And some images resembled phallic symbols and required a “Do Not Pair” lists, so they don’t make it into the final collection!
Sub 1-ETH Picks
Amanda’s pick is Max Pain by XCOPY, chosen for its connection to CC0 art and Web3 culture. Despite the rights issues, the piece makes a powerful statement thanks to on-chain composability. Interestingly, pairing it with a Moonbird unlocks an exclusive background by XCOPY.
Sam picks Opepens by Jack Butcher due to their multiple verticals of collectibility. Similar to Artblocks fans, collectors show interest in owning all variations of his artwork. They admire Jack Butcher’s understanding of viral marketing and people. Though skeptical about the longevity of such NFT obsessions, Sam appreciates its layers of collectibility which could ensure relevance over time.
Kevin’s pick is Cryptoarte by seb. Collections like this one may lack aesthetic appeal but hold historical significance, being among early generative art projects. Don’t overlook older pieces that may gain value when markets rebound. Consider those with historical importance whose artists or teams remain active today!
Opepen Collector’s Guide
OPEPEN is a complex collector’s dream. If you’re new and want to understand the mechanics of it, here’s the scoop from Sam:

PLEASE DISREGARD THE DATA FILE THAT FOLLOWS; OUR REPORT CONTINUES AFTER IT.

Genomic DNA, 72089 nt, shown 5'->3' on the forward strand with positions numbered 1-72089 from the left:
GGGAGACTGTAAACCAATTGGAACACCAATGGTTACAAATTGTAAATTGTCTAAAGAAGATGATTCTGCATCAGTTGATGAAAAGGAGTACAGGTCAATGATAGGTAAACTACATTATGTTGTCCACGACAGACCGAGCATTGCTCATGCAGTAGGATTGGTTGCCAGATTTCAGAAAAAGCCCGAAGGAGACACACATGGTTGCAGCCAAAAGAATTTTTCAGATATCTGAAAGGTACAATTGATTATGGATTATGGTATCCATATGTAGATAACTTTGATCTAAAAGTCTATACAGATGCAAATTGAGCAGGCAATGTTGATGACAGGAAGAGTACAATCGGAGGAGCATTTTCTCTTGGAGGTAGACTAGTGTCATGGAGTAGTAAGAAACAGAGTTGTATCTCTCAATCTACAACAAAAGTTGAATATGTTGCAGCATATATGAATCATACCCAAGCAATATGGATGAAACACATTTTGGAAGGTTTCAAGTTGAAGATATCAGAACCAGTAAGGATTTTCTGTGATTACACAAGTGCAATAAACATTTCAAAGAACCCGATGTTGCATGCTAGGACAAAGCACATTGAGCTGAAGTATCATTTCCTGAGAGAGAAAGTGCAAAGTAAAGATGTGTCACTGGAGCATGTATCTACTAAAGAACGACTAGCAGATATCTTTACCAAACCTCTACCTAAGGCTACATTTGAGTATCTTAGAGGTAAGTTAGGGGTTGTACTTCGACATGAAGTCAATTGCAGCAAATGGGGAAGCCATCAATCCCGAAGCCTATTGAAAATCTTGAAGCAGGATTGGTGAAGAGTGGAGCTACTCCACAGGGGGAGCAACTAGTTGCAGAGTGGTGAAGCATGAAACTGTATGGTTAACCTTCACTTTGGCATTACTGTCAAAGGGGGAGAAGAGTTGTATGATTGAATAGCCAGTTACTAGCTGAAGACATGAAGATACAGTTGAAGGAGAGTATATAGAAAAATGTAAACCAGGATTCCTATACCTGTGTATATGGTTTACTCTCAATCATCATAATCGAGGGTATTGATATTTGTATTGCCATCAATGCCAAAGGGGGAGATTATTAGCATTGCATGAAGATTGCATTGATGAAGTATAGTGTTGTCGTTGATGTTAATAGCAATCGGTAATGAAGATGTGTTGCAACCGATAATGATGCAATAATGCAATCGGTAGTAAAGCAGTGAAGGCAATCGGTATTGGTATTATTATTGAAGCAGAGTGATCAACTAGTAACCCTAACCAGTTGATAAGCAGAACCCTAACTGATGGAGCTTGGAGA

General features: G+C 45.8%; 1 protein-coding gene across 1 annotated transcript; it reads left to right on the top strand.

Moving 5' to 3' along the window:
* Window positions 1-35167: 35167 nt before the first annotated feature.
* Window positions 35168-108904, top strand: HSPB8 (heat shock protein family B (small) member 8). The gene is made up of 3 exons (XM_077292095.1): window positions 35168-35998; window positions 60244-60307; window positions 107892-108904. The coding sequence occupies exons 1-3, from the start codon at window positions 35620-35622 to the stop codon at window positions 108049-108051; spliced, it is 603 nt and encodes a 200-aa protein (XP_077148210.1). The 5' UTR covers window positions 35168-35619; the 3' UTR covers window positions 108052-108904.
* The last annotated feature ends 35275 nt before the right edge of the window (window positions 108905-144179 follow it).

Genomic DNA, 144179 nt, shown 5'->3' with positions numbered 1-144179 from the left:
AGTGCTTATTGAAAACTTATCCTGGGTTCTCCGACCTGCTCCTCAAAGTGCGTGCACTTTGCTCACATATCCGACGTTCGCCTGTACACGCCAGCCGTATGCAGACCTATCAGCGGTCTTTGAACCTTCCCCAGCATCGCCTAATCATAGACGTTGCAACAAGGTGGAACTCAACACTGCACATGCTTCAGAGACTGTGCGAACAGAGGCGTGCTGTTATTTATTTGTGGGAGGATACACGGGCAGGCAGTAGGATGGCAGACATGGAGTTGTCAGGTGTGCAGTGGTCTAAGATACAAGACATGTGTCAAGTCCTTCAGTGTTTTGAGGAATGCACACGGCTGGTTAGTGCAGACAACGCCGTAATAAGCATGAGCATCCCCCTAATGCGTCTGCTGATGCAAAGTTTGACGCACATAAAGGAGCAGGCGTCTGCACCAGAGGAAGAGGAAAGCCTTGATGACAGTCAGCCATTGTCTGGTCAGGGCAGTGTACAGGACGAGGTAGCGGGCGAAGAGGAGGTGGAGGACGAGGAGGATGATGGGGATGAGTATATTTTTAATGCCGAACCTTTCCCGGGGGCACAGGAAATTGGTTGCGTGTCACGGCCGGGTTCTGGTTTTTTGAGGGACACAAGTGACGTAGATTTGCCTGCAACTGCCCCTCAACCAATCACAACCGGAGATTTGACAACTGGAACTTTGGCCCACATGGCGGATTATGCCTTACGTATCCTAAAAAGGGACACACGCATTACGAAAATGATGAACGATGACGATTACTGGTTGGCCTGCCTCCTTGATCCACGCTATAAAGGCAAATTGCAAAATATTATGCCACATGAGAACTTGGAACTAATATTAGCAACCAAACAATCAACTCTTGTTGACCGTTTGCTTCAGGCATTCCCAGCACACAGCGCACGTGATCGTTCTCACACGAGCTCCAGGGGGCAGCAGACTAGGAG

You start with revealed or unrevealed pieces. The unrevealed ones fall into different categories like one of 40, 20, 10, five, four, or one.
There are around 200 different art groupings (they’ve covered eight of them so far, currently working on the ninth). When you sign up for a grouping, if you have a certain category, you get another from that same group.
If there are thousands of people signed up for the same piece, they have a random drawing to decide who gets what.
The first batch is the most valuable, as earlier work tends to hold more value. So, folks often sign up for newer art, hoping it boosts their collection’s worth.
In the drawing, if you get selected, your token permanently changes to that specific artwork type, and if you want to enter future drawings, you’ll need to buy another token.
Jack Butcher, the genius behind this game, usually starts by figuring out the emotions he wants players to feel. Only then he builds the mechanics around those feelings. This approach gives the game respect and flexibility for each season or round, while still keeping a long-term vision.
But with games like this, there’s always uncertainty about whether it’ll still be relevant in a couple of years. The tricky part is deciding whether to jump in or not, considering the potential increases if Jack becomes even more famous, but also acknowledging that prices can fluctuate, and trends might shift over time.
Just keep in mind that the odds of winning any given drawing are pretty low since there are so many participants (16k) and only a limited number of artworks available (200). However, they’re planning to complete all the artworks by the end of the year, so the waiting times won’t be as long as initially thought.
If you are interested to go deeper, check out Sams Interview with Jack Butcher, where he provides additional insights into his thought process behind creating such an engaging game mechanic catering to collectors like us!
Watch the whole 100 Proof episode here: